New York City's mayor is proposing an unprecedented ban on the sale of large fizzy drinks and other sugary drinks in the hopes of combating obesity — an expansion of efforts to encourage healthy behavior that have led to shouts that America's largest city is becoming a "nanny state."
The proposal marks the first time an American city has so directly
attempted to limit sugary-drink portion sizes. City officials said
yesterday they believe it will ultimately prove popular with New Yorkers
and push governments around the US to adopt similar rules.
"The percentage of the population that is obese is skyrocketing," Mayor Michael Bloomberg said yesterday on MSNBC television. He added: "We've got to do something."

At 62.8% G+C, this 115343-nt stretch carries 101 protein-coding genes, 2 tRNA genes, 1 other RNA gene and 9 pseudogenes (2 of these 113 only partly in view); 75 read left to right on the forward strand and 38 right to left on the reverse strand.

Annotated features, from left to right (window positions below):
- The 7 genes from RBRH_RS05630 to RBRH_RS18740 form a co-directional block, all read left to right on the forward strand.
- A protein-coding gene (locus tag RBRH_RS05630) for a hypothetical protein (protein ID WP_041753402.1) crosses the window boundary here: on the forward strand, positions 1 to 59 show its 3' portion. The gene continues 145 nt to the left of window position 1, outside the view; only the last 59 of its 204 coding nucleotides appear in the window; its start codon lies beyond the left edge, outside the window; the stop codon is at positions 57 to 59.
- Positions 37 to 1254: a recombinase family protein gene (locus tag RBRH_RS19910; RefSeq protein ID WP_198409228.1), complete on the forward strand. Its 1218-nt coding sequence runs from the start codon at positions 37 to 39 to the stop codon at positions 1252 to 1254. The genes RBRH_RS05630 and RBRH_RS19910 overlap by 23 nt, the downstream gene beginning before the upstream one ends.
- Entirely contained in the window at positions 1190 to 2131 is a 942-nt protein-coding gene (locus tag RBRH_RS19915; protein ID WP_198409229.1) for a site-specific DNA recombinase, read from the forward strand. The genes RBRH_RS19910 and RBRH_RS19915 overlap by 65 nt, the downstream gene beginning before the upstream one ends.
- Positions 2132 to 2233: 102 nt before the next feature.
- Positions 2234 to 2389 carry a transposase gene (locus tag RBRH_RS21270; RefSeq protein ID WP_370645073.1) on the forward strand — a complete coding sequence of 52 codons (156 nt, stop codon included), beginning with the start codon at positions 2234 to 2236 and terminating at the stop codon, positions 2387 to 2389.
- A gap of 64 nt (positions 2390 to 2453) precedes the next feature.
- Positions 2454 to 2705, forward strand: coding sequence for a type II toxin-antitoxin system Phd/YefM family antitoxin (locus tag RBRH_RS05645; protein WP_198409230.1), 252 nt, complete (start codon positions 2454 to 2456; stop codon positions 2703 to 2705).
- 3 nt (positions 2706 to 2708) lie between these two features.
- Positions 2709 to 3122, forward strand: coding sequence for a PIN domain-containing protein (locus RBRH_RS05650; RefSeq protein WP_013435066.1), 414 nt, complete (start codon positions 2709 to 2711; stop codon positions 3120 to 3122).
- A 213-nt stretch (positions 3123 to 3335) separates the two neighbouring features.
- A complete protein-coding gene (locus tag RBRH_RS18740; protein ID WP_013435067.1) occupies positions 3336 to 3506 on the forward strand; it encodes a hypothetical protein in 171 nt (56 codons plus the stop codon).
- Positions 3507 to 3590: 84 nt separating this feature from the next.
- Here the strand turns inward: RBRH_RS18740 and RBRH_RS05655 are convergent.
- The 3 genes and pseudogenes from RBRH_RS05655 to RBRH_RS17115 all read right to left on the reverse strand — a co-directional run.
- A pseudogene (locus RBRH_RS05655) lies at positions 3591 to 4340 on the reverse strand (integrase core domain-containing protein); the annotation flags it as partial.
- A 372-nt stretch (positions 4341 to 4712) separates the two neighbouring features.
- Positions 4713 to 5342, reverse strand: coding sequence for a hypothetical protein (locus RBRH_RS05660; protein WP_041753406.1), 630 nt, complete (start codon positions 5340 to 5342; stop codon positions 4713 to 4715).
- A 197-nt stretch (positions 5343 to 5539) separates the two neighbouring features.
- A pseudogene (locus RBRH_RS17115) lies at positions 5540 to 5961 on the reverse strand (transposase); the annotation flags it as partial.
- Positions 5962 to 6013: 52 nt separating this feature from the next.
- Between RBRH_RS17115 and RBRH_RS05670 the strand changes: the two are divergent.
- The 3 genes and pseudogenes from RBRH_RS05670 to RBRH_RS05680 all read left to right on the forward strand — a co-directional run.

The plan — expected to win approval from the Bloomberg-appointed Board of Health and take effect as soon as March — is the latest health effort by Bloomberg's administration to spark accusations that city officials are overstepping into matters that should be left in the hands of individuals.
"New Yorkers expect and deserve better than this. They can make their own choices about the beverages they purchase," the Coca-Cola Company said in a statement. "We hope New Yorkers loudly voice their disapproval about this arbitrary mandate."
The proposal would impose just below a half litre limit on sugary drinks sold at restaurants, cinemas, sports venues and street carts. It would apply to bottled drinks as well as fountain fizzy drinks.
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